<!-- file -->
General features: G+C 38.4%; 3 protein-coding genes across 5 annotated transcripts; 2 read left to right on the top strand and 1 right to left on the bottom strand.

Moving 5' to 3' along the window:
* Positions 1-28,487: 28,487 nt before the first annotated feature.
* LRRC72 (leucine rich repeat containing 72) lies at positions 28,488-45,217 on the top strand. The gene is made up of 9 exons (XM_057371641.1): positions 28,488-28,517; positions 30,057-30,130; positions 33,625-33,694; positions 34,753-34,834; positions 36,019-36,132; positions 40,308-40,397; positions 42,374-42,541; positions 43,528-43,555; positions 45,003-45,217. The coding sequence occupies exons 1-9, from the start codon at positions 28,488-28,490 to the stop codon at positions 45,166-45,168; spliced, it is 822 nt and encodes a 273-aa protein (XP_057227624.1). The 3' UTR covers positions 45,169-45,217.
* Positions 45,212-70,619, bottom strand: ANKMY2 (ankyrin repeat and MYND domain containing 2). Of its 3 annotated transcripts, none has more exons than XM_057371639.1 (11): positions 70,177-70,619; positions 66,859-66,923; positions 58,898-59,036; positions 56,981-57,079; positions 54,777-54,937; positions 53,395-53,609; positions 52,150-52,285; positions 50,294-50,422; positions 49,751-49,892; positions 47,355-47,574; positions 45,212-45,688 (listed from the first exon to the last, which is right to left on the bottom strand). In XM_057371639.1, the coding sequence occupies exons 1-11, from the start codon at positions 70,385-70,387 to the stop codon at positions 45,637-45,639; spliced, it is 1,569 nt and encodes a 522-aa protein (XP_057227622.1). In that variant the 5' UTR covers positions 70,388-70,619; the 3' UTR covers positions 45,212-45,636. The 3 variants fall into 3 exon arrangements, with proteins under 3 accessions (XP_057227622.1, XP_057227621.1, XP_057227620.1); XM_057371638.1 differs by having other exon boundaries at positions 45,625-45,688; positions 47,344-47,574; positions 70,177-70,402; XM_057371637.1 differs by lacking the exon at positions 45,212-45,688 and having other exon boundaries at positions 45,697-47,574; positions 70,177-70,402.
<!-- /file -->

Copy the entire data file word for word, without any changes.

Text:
General features: G+C 38.4%; 3 protein-coding genes across 5 annotated transcripts; 2 read left to right on the top strand and 1 right to left on the bottom strand.

Moving 5' to 3' along the window:
* Positions 1-28,487: 28,487 nt before the first annotated feature.
* LRRC72 (leucine rich repeat containing 72) lies at positions 28,488-45,217 on the top strand. The gene is made up of 9 exons (XM_057371641.1): positions 28,488-28,517; positions 30,057-30,130; positions 33,625-33,694; positions 34,753-34,834; positions 36,019-36,132; positions 40,308-40,397; positions 42,374-42,541; positions 43,528-43,555; positions 45,003-45,217. The coding sequence occupies exons 1-9, from the start codon at positions 28,488-28,490 to the stop codon at positions 45,166-45,168; spliced, it is 822 nt and encodes a 273-aa protein (XP_057227624.1). The 3' UTR covers positions 45,169-45,217.
* Positions 45,212-70,619, bottom strand: ANKMY2 (ankyrin repeat and MYND domain containing 2). Of its 3 annotated transcripts, none has more exons than XM_057371639.1 (11): positions 70,177-70,619; positions 66,859-66,923; positions 58,898-59,036; positions 56,981-57,079; positions 54,777-54,937; positions 53,395-53,609; positions 52,150-52,285; positions 50,294-50,422; positions 49,751-49,892; positions 47,355-47,574; positions 45,212-45,688 (listed from the first exon to the last, which is right to left on the bottom strand). In XM_057371639.1, the coding sequence occupies exons 1-11, from the start codon at positions 70,385-70,387 to the stop codon at positions 45,637-45,639; spliced, it is 1,569 nt and encodes a 522-aa protein (XP_057227622.1). In that variant the 5' UTR covers positions 70,388-70,619; the 3' UTR covers positions 45,212-45,636. The 3 variants fall into 3 exon arrangements, with proteins under 3 accessions (XP_057227622.1, XP_057227621.1, XP_057227620.1); XM_057371638.1 differs by having other exon boundaries at positions 45,625-45,688; positions 47,344-47,574; positions 70,177-70,402; XM_057371637.1 differs by lacking the exon at positions 45,212-45,688 and having other exon boundaries at positions 45,697-47,574; positions 70,177-70,402.